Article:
|Publication number||US6544041 B1|
|Application number||US 09/680,667|
|Publication date||Apr 8, 2003|
|Filing date||Oct 6, 2000|
|Priority date||Oct 6, 1999|
|Publication number||09680667, 680667, US 6544041 B1, US 6544041B1, US-B1-6544041, US6544041 B1, US6544041B1|
|Inventors||Raymond V. Damadian|
|Original Assignee||Fonar Corporation|
|Export Citation||BiBTeX, EndNote, RefMan|
|Patent Citations (13), Referenced by (105), Classifications (7), Legal Events (10)|
|External Links: USPTO, USPTO Assignment, Espacenet|
The present application claims benefit of U.S. Provisional Patent Application No. 60/157,916, filed Oct. 6, 1999 entitled A SIMULATOR FOR MRI-GUIDED SURGERY, the disclosure of which is hereby incorporated by reference herein.
The present invention relates to a simulator and simulation method for use in the training of surgeons for image-guided surgical procedures.
In an image-guided surgical procedure, the surgeon manipulates a surgical probe such as a catheter, trocar, endoscope or other instrument within the body of a living subject such as a human or other mammal while the subject is being imaged using a modality such as magnetic resonance imaging (“MRI”), fluoroscopic imaging or computerized axial tomography (“CAT”). Image-guided surgery can be performed as a minimally-invasive procedure, in which some or all of the probe typically is hidden within the body, so that the surgeon cannot see the operative portion of the probe directly. The imaging device displays a representation of the probe in conjunction with the image of the subject's body, so that the surgeon can determine the position and orientation of the probe relative to the internal organs of the subject by observing the image. In some cases, the representation of the probe is created by the imaging instrument in the course of imaging the subject. For example, where a radioopaque probe is used in conjunction with fluoroscopic imaging, the probe will appear as a part of the image. In other cases, the position and orientation of the probe relative to the imagining instrument is monitored by a separate monitoring system, and a computer-synthesized representation of the probe is combined with the image data to form a composite image having the representation of the probe in the correct position and orientation. For example, Dumoulin et al., U.S. Pat. No. 5,211,165 discloses a system in which the position of a probe is monitored by an radio-frequency (“RF”) tracking system while an image of the subject is acquired by MRI, and a representation of the probe is superimposed on the MRI image.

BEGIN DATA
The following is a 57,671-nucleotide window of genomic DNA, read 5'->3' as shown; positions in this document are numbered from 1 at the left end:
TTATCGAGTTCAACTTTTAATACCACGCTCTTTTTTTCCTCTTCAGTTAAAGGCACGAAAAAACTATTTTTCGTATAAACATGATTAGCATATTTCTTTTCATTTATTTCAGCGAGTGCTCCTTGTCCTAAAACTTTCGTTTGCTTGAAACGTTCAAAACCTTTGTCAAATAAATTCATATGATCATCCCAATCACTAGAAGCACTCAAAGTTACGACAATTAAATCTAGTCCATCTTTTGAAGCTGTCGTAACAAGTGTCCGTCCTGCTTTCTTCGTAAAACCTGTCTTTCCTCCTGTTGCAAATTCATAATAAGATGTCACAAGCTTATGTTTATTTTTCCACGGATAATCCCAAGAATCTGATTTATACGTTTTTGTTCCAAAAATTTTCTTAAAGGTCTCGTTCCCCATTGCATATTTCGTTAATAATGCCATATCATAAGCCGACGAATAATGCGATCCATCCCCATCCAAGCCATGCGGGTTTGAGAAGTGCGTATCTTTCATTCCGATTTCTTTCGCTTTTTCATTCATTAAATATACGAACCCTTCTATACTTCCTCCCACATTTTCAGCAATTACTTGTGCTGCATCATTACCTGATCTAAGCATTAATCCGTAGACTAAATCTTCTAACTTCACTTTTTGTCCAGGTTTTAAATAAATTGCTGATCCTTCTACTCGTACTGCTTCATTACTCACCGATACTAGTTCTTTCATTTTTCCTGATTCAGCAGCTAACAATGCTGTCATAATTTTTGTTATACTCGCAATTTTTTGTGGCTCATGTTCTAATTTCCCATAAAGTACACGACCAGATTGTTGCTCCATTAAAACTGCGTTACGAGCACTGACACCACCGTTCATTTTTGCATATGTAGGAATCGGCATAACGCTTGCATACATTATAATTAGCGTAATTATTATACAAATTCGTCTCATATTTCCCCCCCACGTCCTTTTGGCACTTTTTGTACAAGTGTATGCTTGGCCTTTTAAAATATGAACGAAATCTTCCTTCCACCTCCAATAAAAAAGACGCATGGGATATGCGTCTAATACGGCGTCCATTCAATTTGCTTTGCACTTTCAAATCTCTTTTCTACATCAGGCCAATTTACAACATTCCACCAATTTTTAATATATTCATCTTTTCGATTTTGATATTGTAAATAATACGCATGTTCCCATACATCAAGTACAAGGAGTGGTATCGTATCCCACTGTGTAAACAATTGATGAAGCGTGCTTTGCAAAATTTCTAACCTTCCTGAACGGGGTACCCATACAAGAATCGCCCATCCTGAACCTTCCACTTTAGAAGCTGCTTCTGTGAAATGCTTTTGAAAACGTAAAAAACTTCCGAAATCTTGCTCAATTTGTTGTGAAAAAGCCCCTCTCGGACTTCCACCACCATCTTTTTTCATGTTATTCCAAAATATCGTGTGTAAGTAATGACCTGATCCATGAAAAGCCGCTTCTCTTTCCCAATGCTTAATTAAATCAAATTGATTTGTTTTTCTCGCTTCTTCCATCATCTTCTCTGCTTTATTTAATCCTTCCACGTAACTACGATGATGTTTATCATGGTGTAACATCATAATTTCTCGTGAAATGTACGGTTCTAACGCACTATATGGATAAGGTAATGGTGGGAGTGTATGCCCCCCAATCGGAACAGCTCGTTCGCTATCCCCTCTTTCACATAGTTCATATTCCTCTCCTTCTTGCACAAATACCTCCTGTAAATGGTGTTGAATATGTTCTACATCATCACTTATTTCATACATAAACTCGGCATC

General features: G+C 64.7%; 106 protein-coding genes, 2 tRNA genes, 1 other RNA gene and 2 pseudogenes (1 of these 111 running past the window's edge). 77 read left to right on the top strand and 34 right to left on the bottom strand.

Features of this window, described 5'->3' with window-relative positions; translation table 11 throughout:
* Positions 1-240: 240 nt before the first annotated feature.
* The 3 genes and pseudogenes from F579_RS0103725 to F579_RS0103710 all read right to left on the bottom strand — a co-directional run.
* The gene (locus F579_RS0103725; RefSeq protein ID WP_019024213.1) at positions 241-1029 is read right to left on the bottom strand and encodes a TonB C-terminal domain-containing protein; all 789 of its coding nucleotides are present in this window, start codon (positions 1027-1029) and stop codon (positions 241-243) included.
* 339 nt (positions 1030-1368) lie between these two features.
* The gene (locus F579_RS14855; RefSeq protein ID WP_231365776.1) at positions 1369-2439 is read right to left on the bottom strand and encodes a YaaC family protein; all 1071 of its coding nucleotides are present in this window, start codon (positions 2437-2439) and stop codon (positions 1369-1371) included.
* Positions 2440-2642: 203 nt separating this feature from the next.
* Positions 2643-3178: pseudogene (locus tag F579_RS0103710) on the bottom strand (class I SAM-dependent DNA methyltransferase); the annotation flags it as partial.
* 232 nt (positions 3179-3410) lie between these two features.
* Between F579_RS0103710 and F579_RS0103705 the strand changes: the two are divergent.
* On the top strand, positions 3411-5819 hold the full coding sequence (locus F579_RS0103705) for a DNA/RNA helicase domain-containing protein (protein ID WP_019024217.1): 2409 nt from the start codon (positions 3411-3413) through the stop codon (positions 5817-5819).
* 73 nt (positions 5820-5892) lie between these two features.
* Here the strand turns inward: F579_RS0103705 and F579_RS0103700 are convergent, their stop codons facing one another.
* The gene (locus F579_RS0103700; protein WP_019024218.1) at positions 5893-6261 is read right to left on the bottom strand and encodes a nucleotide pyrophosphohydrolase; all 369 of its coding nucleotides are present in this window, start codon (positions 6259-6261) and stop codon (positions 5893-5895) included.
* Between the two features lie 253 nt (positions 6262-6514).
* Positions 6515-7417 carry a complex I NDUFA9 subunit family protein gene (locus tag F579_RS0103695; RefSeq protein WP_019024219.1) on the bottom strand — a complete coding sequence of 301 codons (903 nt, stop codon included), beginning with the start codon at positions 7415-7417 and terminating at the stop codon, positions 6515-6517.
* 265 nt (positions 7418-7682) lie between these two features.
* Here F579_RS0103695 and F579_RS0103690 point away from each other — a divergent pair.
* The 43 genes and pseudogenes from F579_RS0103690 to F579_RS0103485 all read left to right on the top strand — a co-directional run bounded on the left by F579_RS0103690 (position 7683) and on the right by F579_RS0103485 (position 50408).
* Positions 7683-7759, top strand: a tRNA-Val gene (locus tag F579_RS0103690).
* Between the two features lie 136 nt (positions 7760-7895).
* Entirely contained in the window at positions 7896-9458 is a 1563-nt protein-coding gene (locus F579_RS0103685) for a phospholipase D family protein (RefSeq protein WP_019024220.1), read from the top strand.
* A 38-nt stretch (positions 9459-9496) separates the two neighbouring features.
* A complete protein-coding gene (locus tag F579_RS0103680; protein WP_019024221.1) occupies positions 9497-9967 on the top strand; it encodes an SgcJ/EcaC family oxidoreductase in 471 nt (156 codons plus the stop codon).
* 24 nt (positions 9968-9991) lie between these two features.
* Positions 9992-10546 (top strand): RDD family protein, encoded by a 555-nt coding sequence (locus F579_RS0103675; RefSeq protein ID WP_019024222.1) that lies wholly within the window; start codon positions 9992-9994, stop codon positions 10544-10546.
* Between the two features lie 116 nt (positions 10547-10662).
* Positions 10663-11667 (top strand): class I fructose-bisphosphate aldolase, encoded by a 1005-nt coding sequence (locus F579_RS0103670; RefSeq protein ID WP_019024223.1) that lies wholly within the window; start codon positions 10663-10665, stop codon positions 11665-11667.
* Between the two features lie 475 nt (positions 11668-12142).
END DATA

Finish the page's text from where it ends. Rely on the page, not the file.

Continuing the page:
Presently, the training of surgeons for surgical procedures takes many forms including the use of cadavers and mannequins. Training exercises using a cadaver or a mannequin by itself do not provide realistic training for the surgeon so as to help him or her visualize the position of a probe in the patient based on the images displayed by an imaging system. It is normally impractical to conduct cadaver or mannequin training using the real imaging system which will be used in actual surgery, due to considerations such as the cost and limited availability of the real imaging system. Although computer simulations have been proposed, these typically do not provide the physical sensations associated with actual manipulation of a surgical probe.